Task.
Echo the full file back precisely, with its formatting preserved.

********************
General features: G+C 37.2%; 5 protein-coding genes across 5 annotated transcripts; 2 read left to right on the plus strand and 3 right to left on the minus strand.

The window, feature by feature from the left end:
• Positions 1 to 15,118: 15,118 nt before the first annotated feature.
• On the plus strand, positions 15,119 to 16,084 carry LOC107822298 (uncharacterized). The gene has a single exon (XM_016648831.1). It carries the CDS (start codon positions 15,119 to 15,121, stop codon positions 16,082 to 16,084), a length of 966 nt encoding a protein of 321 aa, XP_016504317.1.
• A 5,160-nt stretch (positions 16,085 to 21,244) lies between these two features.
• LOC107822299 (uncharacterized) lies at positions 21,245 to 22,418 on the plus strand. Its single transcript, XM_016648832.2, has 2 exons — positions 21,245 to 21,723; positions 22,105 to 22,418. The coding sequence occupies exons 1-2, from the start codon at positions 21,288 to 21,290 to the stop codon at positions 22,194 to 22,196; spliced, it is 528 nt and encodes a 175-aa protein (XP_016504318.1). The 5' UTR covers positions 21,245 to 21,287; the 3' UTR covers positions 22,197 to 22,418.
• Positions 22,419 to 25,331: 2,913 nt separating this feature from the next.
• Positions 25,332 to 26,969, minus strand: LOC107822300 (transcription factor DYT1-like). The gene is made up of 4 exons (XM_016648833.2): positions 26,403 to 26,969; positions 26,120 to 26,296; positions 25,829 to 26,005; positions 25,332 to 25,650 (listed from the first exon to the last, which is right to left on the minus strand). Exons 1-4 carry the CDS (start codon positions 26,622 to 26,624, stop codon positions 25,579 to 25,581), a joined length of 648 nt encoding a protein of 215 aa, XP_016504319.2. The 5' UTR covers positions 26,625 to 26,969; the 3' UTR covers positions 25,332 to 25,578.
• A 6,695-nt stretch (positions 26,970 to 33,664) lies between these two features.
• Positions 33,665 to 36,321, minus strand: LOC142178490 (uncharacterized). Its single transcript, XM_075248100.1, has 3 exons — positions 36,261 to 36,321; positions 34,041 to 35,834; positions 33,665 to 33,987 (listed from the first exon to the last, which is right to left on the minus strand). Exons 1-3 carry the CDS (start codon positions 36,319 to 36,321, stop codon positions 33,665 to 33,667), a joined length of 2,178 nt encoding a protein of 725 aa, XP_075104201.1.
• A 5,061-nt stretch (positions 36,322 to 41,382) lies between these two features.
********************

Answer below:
General features: G+C 37.2%; 5 protein-coding genes across 5 annotated transcripts; 2 read left to right on the plus strand and 3 right to left on the minus strand.

The window, feature by feature from the left end:
• Positions 1 to 15,118: 15,118 nt before the first annotated feature.
• On the plus strand, positions 15,119 to 16,084 carry LOC107822298 (uncharacterized). The gene has a single exon (XM_016648831.1). It carries the CDS (start codon positions 15,119 to 15,121, stop codon positions 16,082 to 16,084), a length of 966 nt encoding a protein of 321 aa, XP_016504317.1.
• A 5,160-nt stretch (positions 16,085 to 21,244) lies between these two features.
• LOC107822299 (uncharacterized) lies at positions 21,245 to 22,418 on the plus strand. Its single transcript, XM_016648832.2, has 2 exons — positions 21,245 to 21,723; positions 22,105 to 22,418. The coding sequence occupies exons 1-2, from the start codon at positions 21,288 to 21,290 to the stop codon at positions 22,194 to 22,196; spliced, it is 528 nt and encodes a 175-aa protein (XP_016504318.1). The 5' UTR covers positions 21,245 to 21,287; the 3' UTR covers positions 22,197 to 22,418.
• Positions 22,419 to 25,331: 2,913 nt separating this feature from the next.
• Positions 25,332 to 26,969, minus strand: LOC107822300 (transcription factor DYT1-like). The gene is made up of 4 exons (XM_016648833.2): positions 26,403 to 26,969; positions 26,120 to 26,296; positions 25,829 to 26,005; positions 25,332 to 25,650 (listed from the first exon to the last, which is right to left on the minus strand). Exons 1-4 carry the CDS (start codon positions 26,622 to 26,624, stop codon positions 25,579 to 25,581), a joined length of 648 nt encoding a protein of 215 aa, XP_016504319.2. The 5' UTR covers positions 26,625 to 26,969; the 3' UTR covers positions 25,332 to 25,578.
• A 6,695-nt stretch (positions 26,970 to 33,664) lies between these two features.
• Positions 33,665 to 36,321, minus strand: LOC142178490 (uncharacterized). Its single transcript, XM_075248100.1, has 3 exons — positions 36,261 to 36,321; positions 34,041 to 35,834; positions 33,665 to 33,987 (listed from the first exon to the last, which is right to left on the minus strand). Exons 1-3 carry the CDS (start codon positions 36,319 to 36,321, stop codon positions 33,665 to 33,667), a joined length of 2,178 nt encoding a protein of 725 aa, XP_075104201.1.
• A 5,061-nt stretch (positions 36,322 to 41,382) lies between these two features.